Physical examination by the Nigeria Customs Service, NCS and other government agencies involved in cargo examination process at the nation’s seaports has increased the cargo dwell time by over 100 percent.
Vanguard investigation revealed that about 40 to 60 containers are physically examined at Apapa port daily while between 50 and 70 are examined daily at Tin-can Island port presently.
But Vanguard gathered that about 150 containers could be examined with the use of one scanner at Apapa and the number could even double should both scanners be operational.
Managing Director of now collapsed Cotecna Destination Inspection Nigeria Limited, CDINL, Tayo Rabiu, had told Vanguard before now that they scan about 60 containers daily at Apapa port until the introduction of the trucking system by APM Terminal which increased the number scanned daily to 130 containers.
He explained that the volume of containers scanned at Ashaye and RoRo both at Tin-can Island ports had also gone up to between 80 to 90 daily from the previous 50. He said the increase witnessed then was not enough because it was nowhere near the over 200 daily capacity of the scanners.
However, the Public Relations Officers of Apapa Area 1 Command of the NCS, Nkiru Nwala, told Vanguard that it is difficult to say exactly how many containers are physically examined at the port daily, saying that it will be easier for APM Terminal to give the figure as they are responsible for positioning of such consignments.
Nwala also explained that although it is not easy to get the number of containers scanned daily at the port, the only functional scanner has the capacity to scan between 10 to 20 containers hourly depending on the ability of the terminal operator to bring the boxes for scanning.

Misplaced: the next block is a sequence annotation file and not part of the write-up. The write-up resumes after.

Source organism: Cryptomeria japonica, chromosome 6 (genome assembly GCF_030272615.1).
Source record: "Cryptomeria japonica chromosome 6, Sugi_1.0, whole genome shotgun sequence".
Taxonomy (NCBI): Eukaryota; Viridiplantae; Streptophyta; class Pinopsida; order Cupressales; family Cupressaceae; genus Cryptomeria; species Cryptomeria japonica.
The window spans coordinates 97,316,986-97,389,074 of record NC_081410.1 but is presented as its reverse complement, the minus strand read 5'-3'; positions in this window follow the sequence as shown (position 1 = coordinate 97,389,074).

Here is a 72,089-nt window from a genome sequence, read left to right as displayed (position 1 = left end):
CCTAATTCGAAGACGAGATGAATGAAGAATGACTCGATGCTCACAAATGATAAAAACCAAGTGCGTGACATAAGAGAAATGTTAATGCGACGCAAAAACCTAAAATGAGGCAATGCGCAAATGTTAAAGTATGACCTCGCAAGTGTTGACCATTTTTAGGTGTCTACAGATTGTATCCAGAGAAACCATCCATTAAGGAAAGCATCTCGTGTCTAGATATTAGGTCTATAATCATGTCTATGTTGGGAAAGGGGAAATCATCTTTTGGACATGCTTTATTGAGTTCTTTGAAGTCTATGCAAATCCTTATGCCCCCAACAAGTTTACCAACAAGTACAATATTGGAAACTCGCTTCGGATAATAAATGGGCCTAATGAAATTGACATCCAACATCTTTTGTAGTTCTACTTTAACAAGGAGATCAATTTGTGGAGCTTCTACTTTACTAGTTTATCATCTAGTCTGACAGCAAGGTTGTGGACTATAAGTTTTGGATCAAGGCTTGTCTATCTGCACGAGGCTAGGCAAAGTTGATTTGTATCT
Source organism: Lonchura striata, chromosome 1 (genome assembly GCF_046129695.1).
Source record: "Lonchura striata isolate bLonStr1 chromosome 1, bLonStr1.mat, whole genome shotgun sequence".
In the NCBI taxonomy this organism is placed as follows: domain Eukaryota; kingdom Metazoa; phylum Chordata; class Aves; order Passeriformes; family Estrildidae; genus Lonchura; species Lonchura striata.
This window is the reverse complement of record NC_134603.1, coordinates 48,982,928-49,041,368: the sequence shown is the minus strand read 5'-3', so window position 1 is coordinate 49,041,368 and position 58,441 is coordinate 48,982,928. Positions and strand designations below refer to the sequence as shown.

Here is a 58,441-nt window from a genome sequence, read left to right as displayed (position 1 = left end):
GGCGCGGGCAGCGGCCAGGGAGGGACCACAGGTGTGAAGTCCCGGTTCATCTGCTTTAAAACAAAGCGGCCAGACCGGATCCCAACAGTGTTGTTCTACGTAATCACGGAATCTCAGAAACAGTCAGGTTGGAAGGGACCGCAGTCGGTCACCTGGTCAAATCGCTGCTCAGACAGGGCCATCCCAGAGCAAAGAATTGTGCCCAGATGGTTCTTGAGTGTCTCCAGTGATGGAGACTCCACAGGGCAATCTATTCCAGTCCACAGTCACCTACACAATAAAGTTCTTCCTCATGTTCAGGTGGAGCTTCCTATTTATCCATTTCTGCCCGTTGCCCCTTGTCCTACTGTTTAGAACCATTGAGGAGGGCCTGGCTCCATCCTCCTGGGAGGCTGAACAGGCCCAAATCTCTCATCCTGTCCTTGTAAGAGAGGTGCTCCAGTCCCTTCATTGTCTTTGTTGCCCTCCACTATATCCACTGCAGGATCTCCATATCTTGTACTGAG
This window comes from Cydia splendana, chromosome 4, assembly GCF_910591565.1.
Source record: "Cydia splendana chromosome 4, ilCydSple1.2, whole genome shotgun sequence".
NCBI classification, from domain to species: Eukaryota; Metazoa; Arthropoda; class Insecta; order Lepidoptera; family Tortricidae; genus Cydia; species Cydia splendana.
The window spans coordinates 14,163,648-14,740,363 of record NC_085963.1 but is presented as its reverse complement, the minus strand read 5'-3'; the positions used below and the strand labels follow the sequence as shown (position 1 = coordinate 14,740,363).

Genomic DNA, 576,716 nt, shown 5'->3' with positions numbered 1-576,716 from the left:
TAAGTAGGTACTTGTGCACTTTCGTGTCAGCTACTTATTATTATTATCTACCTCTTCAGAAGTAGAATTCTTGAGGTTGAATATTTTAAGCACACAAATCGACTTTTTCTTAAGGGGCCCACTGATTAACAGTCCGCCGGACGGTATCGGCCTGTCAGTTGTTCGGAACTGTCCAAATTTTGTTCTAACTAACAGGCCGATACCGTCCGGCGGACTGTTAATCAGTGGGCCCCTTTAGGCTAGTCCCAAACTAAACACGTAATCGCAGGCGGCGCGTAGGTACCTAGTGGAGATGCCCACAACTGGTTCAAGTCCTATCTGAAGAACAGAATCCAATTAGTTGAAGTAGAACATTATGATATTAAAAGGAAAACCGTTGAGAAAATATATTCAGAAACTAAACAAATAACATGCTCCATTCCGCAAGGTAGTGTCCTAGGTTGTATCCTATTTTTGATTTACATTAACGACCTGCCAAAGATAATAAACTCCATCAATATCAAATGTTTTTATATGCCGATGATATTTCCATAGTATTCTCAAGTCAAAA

Similarly, the Public Relations Officer of Tin-can Island Command of the Customs, Uche Ejesieme, who told Vanguard that the scanners at the port are no longer functional, pointed out that it is difficult to say the exact number of containers that are physically examined daily at the port.
According to him, “It is not easy to collate all the containers examined by Customs in a day. The terminal operators are in the best position to determine how many containers they position for examination daily.”
Meanwhile, Vanguard findings show that some port users are in agreement that the scanners are broken down and non-functional while others are of the opinion that the one at Apapa is functional but that officers and men of the Service are deliberately refusing to deploy them because they want to continue performing 100 percent physical examination of goods coming into the country.
Another source who spoke to Vanguard on the condition of anonymity explained that apart from the inter-personal connect provided by 100 percent physical examination, government agencies involved in that form of examination do not want to let go of the samples and other benefits they derive from it.
Meanwhile, Corporate Affairs Manager of APM Terminal, Austin Fisher, told Vanguard he does not have the exact number of containers positioned daily for physical examination neither does he have the number taken for scanning daily.